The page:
Psychopathology III: Psychotic States

Fourth Year Adult Psychoanalytic Training (APT)
2021-22, 1st Trimester — Fridays, 3:30-5:00pm
Maureen Pendras, MSW
Sue Neell Carlson, MA


Welcome to Psychopathology III.

In this course, we will explore psychosis and the unrepressed unconscious, with a specific focus on the impact of early and/or severe traumatic experiences.

The course and the readings may feel dysregulating.  Although an intellectual grasp of the material is important, the very nature of such realms of human experience require an emotional and intuitive grasp of the felt experience of “being with.”  Our intention and hope is to foster a containing environment during our class time in order to allow for the emergence of an emotional grasp of these often non-verbal, somatic, non-symbolized states of being. Feeling disturbed and disrupted will most likely be part and parcel of the learning experience, and the process of encountering these extreme states of that which has interrupted or shattered the growth of the self of an individual.  Ogden wrote:

We regularly create the soothing illusion for ourselves that we have nothing to lose from the experience of reading, and that we can only gain from it.  This rationalization is superficial salve for the wound that we are about to open in the process of our effort to learn.  In attempting to learn, we subject ourselves to the tension of dissolving the connections between ideas that we have thus far relied upon in a particular way: what we think we know helps us identify who we are (or more accurately, who we think we are). [from Primitive Edge of Experience p.3]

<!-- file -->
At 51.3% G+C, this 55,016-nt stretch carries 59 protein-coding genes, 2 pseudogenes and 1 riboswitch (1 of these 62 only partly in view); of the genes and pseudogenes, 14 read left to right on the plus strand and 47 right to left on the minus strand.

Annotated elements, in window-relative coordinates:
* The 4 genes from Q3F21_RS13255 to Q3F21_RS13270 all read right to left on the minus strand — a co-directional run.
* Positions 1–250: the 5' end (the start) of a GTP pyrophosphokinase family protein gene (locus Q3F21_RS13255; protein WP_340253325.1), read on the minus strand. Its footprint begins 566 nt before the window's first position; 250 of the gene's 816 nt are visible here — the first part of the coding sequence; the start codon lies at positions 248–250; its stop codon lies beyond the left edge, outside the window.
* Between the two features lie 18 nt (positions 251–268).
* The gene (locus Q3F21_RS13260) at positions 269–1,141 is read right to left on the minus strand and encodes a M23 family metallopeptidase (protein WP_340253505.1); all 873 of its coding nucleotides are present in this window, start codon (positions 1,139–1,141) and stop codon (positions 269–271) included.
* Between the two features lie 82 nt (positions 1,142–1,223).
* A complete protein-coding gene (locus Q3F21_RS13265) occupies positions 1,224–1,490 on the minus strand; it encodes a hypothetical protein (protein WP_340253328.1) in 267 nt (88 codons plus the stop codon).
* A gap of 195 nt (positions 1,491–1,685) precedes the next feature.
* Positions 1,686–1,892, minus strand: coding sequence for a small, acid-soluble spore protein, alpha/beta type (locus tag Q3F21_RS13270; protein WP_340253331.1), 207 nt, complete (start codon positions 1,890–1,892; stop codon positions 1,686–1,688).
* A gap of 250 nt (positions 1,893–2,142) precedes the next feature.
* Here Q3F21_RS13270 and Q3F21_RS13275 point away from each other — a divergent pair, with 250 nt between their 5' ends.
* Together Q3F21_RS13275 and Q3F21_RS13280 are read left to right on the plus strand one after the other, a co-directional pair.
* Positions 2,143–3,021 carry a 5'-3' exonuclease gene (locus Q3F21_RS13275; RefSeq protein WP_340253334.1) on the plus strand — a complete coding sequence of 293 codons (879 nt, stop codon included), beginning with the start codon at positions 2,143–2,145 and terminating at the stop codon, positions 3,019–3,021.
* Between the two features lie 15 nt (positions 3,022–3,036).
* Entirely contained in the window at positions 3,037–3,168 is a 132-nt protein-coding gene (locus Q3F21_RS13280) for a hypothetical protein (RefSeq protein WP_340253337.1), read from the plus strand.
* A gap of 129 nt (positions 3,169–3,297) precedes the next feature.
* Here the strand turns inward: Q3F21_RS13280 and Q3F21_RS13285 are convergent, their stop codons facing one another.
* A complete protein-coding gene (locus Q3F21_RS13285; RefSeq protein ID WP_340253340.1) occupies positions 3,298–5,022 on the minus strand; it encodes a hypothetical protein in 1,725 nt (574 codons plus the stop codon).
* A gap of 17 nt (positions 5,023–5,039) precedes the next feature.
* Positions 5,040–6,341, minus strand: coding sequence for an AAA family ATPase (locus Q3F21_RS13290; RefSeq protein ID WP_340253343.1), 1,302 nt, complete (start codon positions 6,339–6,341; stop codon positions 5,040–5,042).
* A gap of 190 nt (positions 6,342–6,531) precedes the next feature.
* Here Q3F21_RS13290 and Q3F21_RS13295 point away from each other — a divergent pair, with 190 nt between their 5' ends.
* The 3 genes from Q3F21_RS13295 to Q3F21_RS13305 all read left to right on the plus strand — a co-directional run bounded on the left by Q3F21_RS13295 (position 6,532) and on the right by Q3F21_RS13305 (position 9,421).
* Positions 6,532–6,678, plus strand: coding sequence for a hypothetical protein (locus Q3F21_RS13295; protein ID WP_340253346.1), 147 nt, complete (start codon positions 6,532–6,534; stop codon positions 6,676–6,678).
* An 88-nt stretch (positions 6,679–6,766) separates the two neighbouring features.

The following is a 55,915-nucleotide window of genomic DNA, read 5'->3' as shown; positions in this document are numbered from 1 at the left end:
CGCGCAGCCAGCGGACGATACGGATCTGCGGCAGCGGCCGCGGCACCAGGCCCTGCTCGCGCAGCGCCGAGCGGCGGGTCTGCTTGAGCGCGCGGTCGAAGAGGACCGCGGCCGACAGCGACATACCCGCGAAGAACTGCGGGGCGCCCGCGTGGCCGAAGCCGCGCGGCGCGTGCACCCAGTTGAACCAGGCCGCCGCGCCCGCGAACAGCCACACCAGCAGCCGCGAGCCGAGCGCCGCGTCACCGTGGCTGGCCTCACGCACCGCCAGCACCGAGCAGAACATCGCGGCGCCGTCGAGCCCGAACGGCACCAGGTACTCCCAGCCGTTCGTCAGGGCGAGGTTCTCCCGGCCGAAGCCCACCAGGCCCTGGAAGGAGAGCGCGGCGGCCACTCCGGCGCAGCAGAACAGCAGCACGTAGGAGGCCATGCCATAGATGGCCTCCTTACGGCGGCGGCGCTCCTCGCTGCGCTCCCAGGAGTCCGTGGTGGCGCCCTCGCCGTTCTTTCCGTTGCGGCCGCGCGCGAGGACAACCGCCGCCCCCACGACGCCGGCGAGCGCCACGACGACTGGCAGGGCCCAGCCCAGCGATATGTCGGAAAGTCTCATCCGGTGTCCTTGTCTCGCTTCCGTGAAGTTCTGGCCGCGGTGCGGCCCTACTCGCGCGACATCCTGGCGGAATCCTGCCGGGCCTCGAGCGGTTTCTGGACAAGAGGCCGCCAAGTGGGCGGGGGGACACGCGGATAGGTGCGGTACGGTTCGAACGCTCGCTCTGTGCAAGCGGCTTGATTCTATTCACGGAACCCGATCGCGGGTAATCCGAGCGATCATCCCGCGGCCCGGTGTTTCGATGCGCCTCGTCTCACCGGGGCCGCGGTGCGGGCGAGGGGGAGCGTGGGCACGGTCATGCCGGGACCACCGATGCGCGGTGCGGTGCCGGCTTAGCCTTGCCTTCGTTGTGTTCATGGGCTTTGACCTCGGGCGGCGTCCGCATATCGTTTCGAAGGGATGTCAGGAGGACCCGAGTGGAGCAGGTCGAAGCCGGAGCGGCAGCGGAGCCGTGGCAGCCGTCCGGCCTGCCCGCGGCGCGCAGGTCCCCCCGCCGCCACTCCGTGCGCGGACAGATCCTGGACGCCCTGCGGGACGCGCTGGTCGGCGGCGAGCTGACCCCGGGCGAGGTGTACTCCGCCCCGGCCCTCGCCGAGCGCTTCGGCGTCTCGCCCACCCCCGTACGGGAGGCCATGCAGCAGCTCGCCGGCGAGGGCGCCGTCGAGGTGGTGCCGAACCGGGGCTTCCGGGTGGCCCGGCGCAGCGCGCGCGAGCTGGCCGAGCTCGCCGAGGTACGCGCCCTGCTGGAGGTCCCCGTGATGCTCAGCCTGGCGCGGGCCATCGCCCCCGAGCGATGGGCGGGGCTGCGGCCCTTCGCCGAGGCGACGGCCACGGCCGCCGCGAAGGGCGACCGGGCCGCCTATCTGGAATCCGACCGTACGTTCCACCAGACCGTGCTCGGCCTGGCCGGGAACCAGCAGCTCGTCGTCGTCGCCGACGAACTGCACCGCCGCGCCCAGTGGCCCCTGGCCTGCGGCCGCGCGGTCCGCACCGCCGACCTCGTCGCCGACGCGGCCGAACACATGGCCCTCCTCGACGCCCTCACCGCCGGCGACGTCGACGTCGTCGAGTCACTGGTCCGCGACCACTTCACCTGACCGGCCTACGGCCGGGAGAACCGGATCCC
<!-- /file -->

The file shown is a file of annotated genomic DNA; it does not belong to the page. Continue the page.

We also want to consider that Ogden’s views regarding learning pertain to our approach to understanding the psychotic realm.  It is inherently disturbing.  We stand to lose something—perhaps, what we thought we knew, and to gain a new way of hearing, and a softening to the suffering of others.

Psychopathology I (Neurotic States) included the developmental achievement of triangular relationships and the clinical emphasis of working with the repressed unconscious, and Psychopathology II (Borderline States) focused on the dyadic realm, between self and other where splitting and projecting of concrete states of mind prevail.

Psychopathology III will delve into profound problems of and within the core self. Our focus will be around the question of what allows for healing and growth in the analytic endeavor with severe pathology, specifically with clinical interventions that are based on the analytic experience of “living with and through.”  Through our readings and class discussions, we hope to explore new ways of hearing and being with psychotic processes and the unrepressed unconscious where the primary therapeutic work is to bear the impact of coming to know what has been relegated to the body and orphaned in non-symbolized lacunae of thought.  This type of therapeutic labor allows for the possibility of raw and unbearable experience(s) to be born into the realm of symbolic thought; suffered and known.

September 10, 2021 — Psychotic States, Psychic Reality & Psychic (Non)Communication

De Masi, F. (2006). Psychotic Withdrawal and the Overthrow of Psychic Reality. Int. J. Psycho-Anal., 87(3):789-807.

Knafo, D. and Selzer, M. (2015). “Don’t Step on Tony!” The Importance of Symptoms When Working with Psychosis. Psychoanal. Psychol., 32(1):159-172